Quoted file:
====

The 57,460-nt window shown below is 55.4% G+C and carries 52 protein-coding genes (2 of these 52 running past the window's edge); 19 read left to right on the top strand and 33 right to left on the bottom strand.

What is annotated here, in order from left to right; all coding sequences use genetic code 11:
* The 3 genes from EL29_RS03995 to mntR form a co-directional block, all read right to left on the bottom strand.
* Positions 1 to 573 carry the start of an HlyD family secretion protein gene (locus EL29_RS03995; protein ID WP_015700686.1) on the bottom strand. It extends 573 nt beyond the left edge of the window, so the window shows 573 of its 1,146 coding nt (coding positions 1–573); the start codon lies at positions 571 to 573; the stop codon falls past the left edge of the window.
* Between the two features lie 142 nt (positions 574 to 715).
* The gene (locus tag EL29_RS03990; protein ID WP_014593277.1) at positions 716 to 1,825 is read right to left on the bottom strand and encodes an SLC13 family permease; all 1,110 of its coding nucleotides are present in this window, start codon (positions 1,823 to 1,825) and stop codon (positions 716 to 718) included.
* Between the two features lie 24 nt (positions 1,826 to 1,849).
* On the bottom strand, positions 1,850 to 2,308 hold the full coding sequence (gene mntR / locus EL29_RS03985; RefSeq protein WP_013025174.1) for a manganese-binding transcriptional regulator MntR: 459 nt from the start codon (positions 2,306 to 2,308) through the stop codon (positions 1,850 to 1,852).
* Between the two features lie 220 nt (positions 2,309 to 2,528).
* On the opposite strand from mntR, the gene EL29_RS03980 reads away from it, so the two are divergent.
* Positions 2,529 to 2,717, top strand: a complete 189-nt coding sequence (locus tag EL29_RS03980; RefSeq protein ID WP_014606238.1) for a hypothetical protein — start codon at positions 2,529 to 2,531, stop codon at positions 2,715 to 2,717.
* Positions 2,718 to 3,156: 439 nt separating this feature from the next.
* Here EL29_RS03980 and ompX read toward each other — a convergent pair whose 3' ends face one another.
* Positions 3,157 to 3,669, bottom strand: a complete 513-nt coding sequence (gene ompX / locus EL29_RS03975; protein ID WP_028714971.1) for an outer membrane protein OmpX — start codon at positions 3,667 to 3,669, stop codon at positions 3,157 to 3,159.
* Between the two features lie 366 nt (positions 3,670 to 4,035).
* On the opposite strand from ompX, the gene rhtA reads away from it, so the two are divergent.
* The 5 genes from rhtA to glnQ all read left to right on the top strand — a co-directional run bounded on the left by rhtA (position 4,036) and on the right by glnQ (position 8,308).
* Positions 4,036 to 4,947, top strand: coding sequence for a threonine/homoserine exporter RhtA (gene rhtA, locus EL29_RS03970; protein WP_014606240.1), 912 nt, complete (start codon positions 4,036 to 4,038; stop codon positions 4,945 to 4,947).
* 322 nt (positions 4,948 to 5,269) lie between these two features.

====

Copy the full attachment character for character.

The 57,460-nt window shown below is 55.4% G+C and carries 52 protein-coding genes (2 of these 52 running past the window's edge); 19 read left to right on the top strand and 33 right to left on the bottom strand.

What is annotated here, in order from left to right; all coding sequences use genetic code 11:
* The 3 genes from EL29_RS03995 to mntR form a co-directional block, all read right to left on the bottom strand.
* Positions 1 to 573 carry the start of an HlyD family secretion protein gene (locus EL29_RS03995; protein ID WP_015700686.1) on the bottom strand. It extends 573 nt beyond the left edge of the window, so the window shows 573 of its 1,146 coding nt (coding positions 1–573); the start codon lies at positions 571 to 573; the stop codon falls past the left edge of the window.
* Between the two features lie 142 nt (positions 574 to 715).
* The gene (locus tag EL29_RS03990; protein ID WP_014593277.1) at positions 716 to 1,825 is read right to left on the bottom strand and encodes an SLC13 family permease; all 1,110 of its coding nucleotides are present in this window, start codon (positions 1,823 to 1,825) and stop codon (positions 716 to 718) included.
* Between the two features lie 24 nt (positions 1,826 to 1,849).
* On the bottom strand, positions 1,850 to 2,308 hold the full coding sequence (gene mntR / locus EL29_RS03985; RefSeq protein WP_013025174.1) for a manganese-binding transcriptional regulator MntR: 459 nt from the start codon (positions 2,306 to 2,308) through the stop codon (positions 1,850 to 1,852).
* Between the two features lie 220 nt (positions 2,309 to 2,528).
* On the opposite strand from mntR, the gene EL29_RS03980 reads away from it, so the two are divergent.
* Positions 2,529 to 2,717, top strand: a complete 189-nt coding sequence (locus tag EL29_RS03980; RefSeq protein ID WP_014606238.1) for a hypothetical protein — start codon at positions 2,529 to 2,531, stop codon at positions 2,715 to 2,717.
* Positions 2,718 to 3,156: 439 nt separating this feature from the next.
* Here EL29_RS03980 and ompX read toward each other — a convergent pair whose 3' ends face one another.
* Positions 3,157 to 3,669, bottom strand: a complete 513-nt coding sequence (gene ompX / locus EL29_RS03975; protein ID WP_028714971.1) for an outer membrane protein OmpX — start codon at positions 3,667 to 3,669, stop codon at positions 3,157 to 3,159.
* Between the two features lie 366 nt (positions 3,670 to 4,035).
* On the opposite strand from ompX, the gene rhtA reads away from it, so the two are divergent.
* The 5 genes from rhtA to glnQ all read left to right on the top strand — a co-directional run bounded on the left by rhtA (position 4,036) and on the right by glnQ (position 8,308).
* Positions 4,036 to 4,947, top strand: coding sequence for a threonine/homoserine exporter RhtA (gene rhtA, locus EL29_RS03970; protein WP_014606240.1), 912 nt, complete (start codon positions 4,036 to 4,038; stop codon positions 4,945 to 4,947).
* 322 nt (positions 4,948 to 5,269) lie between these two features.